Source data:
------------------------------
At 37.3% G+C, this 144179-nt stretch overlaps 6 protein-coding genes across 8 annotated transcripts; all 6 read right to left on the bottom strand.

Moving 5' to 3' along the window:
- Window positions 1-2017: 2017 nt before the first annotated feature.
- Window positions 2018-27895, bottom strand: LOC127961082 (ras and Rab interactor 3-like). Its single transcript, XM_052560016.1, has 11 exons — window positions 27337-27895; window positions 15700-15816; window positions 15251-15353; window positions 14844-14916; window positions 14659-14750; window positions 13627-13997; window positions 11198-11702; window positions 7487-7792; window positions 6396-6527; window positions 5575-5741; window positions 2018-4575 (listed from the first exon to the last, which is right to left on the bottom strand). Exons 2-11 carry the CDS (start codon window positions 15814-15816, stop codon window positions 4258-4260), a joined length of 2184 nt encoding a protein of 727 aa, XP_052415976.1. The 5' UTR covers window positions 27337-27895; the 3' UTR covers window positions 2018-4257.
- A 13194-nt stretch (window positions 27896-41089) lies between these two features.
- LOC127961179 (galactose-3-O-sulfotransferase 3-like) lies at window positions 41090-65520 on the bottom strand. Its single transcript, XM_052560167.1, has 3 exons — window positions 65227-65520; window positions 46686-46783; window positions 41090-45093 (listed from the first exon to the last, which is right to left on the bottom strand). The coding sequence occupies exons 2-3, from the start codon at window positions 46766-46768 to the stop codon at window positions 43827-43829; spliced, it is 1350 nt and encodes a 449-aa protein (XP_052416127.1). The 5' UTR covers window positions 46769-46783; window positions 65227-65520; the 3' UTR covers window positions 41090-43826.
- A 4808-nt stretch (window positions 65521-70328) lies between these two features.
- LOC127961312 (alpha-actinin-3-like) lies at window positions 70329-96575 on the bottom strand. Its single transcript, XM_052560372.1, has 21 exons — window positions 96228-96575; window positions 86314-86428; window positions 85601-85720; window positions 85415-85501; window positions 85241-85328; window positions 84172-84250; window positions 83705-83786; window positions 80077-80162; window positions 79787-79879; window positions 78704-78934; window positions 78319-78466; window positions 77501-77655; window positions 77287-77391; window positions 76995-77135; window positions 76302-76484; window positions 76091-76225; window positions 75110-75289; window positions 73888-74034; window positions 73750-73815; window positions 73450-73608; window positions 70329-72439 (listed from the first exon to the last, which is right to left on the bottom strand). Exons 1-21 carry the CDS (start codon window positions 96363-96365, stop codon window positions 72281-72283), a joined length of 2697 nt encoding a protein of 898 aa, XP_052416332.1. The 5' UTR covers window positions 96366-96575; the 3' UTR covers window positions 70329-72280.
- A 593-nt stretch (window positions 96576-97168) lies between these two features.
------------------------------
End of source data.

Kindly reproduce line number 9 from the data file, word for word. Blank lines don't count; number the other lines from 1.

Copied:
- A 593-nt stretch (window positions 96576-97168) lies between these two features.